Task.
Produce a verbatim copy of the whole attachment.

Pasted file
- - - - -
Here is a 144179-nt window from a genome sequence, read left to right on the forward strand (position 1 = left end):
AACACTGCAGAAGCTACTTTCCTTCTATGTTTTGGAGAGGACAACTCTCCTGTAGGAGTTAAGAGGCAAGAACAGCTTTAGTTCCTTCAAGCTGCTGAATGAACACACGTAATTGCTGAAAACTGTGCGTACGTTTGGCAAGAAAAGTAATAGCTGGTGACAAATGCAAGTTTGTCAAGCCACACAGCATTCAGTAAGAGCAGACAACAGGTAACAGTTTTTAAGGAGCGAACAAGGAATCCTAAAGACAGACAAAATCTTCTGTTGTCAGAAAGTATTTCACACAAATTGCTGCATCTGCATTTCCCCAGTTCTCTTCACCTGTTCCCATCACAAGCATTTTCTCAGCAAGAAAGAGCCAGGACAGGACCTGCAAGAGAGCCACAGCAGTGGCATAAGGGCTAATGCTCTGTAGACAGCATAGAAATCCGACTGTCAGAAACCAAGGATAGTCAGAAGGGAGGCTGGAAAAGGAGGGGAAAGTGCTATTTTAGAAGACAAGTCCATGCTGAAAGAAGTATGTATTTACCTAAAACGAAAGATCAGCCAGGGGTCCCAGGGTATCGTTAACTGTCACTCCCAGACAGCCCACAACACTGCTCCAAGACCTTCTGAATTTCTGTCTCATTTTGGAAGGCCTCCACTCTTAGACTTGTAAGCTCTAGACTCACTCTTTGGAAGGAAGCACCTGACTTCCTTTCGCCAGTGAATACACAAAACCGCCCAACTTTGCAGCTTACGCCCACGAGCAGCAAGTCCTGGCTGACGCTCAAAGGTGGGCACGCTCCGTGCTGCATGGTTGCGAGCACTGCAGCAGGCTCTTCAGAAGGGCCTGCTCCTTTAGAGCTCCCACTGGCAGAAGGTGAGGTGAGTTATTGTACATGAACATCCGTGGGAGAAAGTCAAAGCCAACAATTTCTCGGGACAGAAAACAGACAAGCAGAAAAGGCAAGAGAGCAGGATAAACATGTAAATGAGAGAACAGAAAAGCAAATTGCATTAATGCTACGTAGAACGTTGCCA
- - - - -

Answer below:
Here is a 144179-nt window from a genome sequence, read left to right on the forward strand (position 1 = left end):
AACACTGCAGAAGCTACTTTCCTTCTATGTTTTGGAGAGGACAACTCTCCTGTAGGAGTTAAGAGGCAAGAACAGCTTTAGTTCCTTCAAGCTGCTGAATGAACACACGTAATTGCTGAAAACTGTGCGTACGTTTGGCAAGAAAAGTAATAGCTGGTGACAAATGCAAGTTTGTCAAGCCACACAGCATTCAGTAAGAGCAGACAACAGGTAACAGTTTTTAAGGAGCGAACAAGGAATCCTAAAGACAGACAAAATCTTCTGTTGTCAGAAAGTATTTCACACAAATTGCTGCATCTGCATTTCCCCAGTTCTCTTCACCTGTTCCCATCACAAGCATTTTCTCAGCAAGAAAGAGCCAGGACAGGACCTGCAAGAGAGCCACAGCAGTGGCATAAGGGCTAATGCTCTGTAGACAGCATAGAAATCCGACTGTCAGAAACCAAGGATAGTCAGAAGGGAGGCTGGAAAAGGAGGGGAAAGTGCTATTTTAGAAGACAAGTCCATGCTGAAAGAAGTATGTATTTACCTAAAACGAAAGATCAGCCAGGGGTCCCAGGGTATCGTTAACTGTCACTCCCAGACAGCCCACAACACTGCTCCAAGACCTTCTGAATTTCTGTCTCATTTTGGAAGGCCTCCACTCTTAGACTTGTAAGCTCTAGACTCACTCTTTGGAAGGAAGCACCTGACTTCCTTTCGCCAGTGAATACACAAAACCGCCCAACTTTGCAGCTTACGCCCACGAGCAGCAAGTCCTGGCTGACGCTCAAAGGTGGGCACGCTCCGTGCTGCATGGTTGCGAGCACTGCAGCAGGCTCTTCAGAAGGGCCTGCTCCTTTAGAGCTCCCACTGGCAGAAGGTGAGGTGAGTTATTGTACATGAACATCCGTGGGAGAAAGTCAAAGCCAACAATTTCTCGGGACAGAAAACAGACAAGCAGAAAAGGCAAGAGAGCAGGATAAACATGTAAATGAGAGAACAGAAAAGCAAATTGCATTAATGCTACGTAGAACGTTGCCA